Anth's Computer Cave

HP CP1515 Teardown

I was planning on tearing down a cheap HP printer today, but I came across a couple of matching color laser printers so I think I will do those first.



This was the first time I had dealt with laser printers so I was keen to get into it. The fact that there were two identical units was awesome. I knew I would get some matching motors for starters, but it also meant I had two machines to study and hopefully a good chance to hack the motor controls.

The first thing I can tell you is that taking one of these printers apart is a lot of work. There are literally hundreds of screws, and dozens of tricky little things to remove. It took hours to do this, partly because I was intent on keeping the system alive for later hacking so I took a great deal of care. Each time I removed a component I would power the unit up again to check if it would initialize.

The first challenge was hacking the front and rear door sensors so the unit could still initialize with the doors removed. The front sensor was fairly easy to find, the rear one was more difficult to access. Eventually I had both sensors taped up and the printer powering on fine.

What's inside?

Inside the right-hand side panel are the DC controller board and another board (I think it is called a formatter). It has the Ethernet and USB connections, and also connects to the buttons and LCD panel. The DC controller board (left in the image above) is what I hope to hack to run and power the motors.

The left-hand side of the printer has a large board which has the front and rear photo-interrupter sensors for the doors. According to the service manual this is called the high voltage PCA. When I disconnected the ribbon cable to this board and powered the printer on, the brush-less motor no longer turned on and the LCD panel produced a warning that a non-Canon power supply was in use. I had got lucky, though because the stepper motor(previously dormant) was now turning for ten seconds on each restart. This means I have an opportunity to study both motors in action.

Quite a strange board, I would say. I hope I won't need to use this because it is too big for any of my projects..


I managed to get down to this stage with the printer still initializing but removing the rear fuser assembly changed things a little. The stepper motor now runs for about two seconds rather than ten. The LCD displays a warning that the fuser has a problem and tells you to turn the printer off and back on again. It still has enough functionality for what I need.

The Laser

This unit has a laser and four receivers, heaps of lenses and a tiny brush-less DC motor spinning a deflector. I plan to have a play with these soon. I want to use them on AAIMI to calibrate the measurement sensors.



Other goodies

At this stage I discovered another stepper motor towards the bottom of the unit on the left side. It is exactly the same model as the first stepper, but with a longer shaft. This means that from the two identical printers I will get four identical 24V steppers. That could be really handy.

The brush-less motor should be interesting. It actually has all the pinouts clearly marked so there will be no problems wiring it up, I just need to determine what type of motor controller it needs if I cannot hack the one that came with the printer.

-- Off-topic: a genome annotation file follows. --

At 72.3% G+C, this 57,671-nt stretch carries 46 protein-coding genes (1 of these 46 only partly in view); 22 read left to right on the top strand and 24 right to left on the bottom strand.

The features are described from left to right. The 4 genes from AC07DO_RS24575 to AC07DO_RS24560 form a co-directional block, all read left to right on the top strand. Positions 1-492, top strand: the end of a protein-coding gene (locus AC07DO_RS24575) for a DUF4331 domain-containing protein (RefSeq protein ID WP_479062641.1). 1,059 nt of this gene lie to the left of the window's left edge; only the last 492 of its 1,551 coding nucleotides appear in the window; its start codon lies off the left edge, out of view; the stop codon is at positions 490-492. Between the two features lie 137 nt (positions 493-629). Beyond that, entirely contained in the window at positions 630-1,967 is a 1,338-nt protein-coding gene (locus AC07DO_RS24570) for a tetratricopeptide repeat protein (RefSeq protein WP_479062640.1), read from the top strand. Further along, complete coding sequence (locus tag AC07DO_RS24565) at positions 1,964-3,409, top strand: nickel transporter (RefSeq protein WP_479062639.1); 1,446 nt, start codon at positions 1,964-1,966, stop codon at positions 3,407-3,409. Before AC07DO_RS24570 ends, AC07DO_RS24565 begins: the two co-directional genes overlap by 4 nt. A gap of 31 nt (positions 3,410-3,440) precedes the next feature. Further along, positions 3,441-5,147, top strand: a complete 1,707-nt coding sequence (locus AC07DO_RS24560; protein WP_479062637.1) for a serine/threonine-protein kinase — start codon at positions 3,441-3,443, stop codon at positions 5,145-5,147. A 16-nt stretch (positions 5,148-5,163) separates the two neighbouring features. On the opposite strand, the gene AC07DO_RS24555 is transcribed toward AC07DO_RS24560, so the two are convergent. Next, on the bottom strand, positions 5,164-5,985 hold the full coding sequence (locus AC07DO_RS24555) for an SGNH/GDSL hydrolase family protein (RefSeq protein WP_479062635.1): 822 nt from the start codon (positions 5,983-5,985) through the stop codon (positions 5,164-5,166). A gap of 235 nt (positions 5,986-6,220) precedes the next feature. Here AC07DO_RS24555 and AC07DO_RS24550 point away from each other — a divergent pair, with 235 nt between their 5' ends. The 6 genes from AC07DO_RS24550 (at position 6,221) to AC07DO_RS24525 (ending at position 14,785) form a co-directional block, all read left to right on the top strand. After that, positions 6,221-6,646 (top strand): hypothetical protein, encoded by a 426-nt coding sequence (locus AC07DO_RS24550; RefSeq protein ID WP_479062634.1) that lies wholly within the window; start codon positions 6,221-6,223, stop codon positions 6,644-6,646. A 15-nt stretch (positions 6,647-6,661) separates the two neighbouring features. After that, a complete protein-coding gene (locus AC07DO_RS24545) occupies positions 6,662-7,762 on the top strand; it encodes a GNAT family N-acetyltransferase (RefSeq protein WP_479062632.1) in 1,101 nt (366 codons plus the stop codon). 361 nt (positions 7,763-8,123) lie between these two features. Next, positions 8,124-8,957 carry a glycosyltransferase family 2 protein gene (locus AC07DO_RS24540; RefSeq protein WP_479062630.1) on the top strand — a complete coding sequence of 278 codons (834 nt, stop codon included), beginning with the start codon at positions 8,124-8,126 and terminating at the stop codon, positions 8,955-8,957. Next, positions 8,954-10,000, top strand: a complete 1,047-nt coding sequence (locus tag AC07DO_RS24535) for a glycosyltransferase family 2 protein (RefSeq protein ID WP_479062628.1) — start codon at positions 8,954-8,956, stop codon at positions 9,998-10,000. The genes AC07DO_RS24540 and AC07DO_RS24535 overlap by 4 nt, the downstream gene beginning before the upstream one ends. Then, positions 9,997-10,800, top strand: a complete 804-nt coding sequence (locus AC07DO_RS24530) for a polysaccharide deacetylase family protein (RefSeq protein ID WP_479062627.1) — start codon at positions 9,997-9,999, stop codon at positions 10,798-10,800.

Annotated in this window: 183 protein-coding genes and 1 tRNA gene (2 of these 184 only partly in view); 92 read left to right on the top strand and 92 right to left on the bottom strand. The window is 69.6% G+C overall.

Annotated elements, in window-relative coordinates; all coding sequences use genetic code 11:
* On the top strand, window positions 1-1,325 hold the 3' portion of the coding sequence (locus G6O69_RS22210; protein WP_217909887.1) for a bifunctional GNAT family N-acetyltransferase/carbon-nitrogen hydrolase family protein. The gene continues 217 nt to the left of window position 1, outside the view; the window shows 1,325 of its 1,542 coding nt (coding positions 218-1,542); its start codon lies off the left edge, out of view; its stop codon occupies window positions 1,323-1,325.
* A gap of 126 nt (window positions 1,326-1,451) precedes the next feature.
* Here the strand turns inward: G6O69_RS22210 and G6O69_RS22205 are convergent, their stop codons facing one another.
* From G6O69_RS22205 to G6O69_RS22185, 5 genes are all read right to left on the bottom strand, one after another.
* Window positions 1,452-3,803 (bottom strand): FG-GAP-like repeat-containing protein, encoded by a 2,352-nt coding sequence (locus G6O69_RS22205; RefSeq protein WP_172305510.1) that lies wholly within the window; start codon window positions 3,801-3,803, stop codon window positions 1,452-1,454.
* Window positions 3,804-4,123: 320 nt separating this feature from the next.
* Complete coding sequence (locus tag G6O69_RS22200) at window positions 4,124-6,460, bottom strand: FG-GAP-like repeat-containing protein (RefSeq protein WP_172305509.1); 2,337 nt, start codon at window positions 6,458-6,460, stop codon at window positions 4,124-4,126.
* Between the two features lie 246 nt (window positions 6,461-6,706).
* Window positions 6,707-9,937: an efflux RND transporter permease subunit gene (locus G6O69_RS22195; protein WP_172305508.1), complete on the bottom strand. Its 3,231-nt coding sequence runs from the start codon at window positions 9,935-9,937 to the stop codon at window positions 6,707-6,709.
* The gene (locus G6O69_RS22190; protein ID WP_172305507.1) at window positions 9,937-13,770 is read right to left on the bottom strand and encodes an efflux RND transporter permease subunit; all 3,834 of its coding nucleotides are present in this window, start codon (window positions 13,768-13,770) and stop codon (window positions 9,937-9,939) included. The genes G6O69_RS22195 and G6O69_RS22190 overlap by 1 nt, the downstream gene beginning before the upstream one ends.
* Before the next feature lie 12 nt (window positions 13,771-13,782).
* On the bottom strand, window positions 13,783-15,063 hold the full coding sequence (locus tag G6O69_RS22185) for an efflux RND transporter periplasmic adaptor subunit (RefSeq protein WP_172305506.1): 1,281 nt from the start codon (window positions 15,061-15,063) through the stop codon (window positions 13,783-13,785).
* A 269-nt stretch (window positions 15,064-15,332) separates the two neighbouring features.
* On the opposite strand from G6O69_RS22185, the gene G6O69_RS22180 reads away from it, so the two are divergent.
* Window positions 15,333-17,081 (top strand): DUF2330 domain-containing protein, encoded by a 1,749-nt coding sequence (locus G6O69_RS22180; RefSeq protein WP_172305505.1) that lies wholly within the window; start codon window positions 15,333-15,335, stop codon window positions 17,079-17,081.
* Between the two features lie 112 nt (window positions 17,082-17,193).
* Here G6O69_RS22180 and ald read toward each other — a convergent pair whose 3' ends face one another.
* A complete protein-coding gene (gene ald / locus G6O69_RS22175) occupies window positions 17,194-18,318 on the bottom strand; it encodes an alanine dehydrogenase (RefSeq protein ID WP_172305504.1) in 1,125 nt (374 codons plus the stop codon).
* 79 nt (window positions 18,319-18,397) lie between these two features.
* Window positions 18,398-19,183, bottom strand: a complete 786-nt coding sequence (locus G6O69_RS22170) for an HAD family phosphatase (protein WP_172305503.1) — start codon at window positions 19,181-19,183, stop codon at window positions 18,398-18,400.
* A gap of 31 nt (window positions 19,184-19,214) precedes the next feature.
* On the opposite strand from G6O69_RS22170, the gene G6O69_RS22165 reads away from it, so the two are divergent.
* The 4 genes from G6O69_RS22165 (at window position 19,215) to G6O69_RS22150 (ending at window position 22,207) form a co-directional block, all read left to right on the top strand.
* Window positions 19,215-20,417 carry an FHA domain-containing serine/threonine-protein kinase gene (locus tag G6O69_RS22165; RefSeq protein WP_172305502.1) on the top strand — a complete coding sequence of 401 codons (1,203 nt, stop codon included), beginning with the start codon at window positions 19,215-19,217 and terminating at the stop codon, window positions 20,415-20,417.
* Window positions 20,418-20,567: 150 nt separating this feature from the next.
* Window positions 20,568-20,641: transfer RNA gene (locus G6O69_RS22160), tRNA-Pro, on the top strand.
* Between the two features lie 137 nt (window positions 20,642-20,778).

The power supply is vital to one of my next projects. It is divided into two units for some reason which makes it a bit awkward, but I think it will work just fine. It outputs 24V and 3.3V. I am hoping it functions without the other large board I mentioned earlier, because I have no room for that in my project.

There were a couple of magnetic servos that are fun to play with and about a dozen optical interrupter sensors.

There is also a sensor attached to the left-hand board that appears to be a thermal sensor but I cannot find much info online. I would like to use it to monitor the heat sink on the motor controller I use for testing motors.

As usual, there were gears. I counted over forty, and many of them are quite large. They look more useful than the type you find in inkjet printers. Many of them have angled teeth that match the cogs on the steeper motors.

There are some good solid pieces of structural steel and tons of springs

The Downside

As usual, there is a lot of plastic waste. I am hoping to reuse the outer case from the printers to make a stack-able storage system so that will reduce the waste, but there is still a lot of junk left over. I am thinking of asking a welder I know to make me some kind of mulcher that can chew it into tiny pieces.

Summary

I would say I got about what I expected in the way of motors, although the big brush-less DC motor was a bonus, and the 24 volt PSU really tops it off. The laser diodes should be awesome and same with the gears.

How did this compare with a good quality inkjet printer? A lot more time intensive and more left-over waste are the main issues. Also there are none of the fancy print-head slides that I have been having so much fun with.

Stay tuned for my next teardown, a cheap and nasty HP printer. See you then.

Cheers

Anth


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Next: Teardown: Brushless DC motor



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